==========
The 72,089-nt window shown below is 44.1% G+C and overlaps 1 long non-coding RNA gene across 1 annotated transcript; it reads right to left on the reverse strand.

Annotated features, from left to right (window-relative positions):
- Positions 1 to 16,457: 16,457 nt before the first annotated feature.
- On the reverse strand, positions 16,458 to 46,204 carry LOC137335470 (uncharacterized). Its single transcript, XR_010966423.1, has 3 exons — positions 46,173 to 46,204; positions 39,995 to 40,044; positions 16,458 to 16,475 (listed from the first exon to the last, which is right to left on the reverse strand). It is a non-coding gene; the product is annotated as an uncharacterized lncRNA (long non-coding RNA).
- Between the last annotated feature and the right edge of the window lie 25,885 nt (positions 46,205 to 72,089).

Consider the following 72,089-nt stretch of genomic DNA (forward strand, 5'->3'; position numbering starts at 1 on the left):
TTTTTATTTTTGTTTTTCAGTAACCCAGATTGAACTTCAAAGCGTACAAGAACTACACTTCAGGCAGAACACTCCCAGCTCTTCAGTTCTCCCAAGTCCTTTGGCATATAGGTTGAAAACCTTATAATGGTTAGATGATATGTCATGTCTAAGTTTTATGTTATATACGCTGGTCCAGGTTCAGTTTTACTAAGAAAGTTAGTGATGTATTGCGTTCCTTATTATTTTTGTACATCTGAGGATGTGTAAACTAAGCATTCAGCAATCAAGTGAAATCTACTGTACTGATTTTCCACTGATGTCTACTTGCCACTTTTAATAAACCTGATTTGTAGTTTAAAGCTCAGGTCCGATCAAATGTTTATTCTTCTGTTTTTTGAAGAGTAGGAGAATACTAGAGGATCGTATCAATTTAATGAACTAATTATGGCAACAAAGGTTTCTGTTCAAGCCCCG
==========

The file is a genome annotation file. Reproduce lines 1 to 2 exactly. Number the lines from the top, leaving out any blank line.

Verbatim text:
The 72,089-nt window shown below is 44.1% G+C and overlaps 1 long non-coding RNA gene across 1 annotated transcript; it reads right to left on the reverse strand.

Annotated features, from left to right (window-relative positions):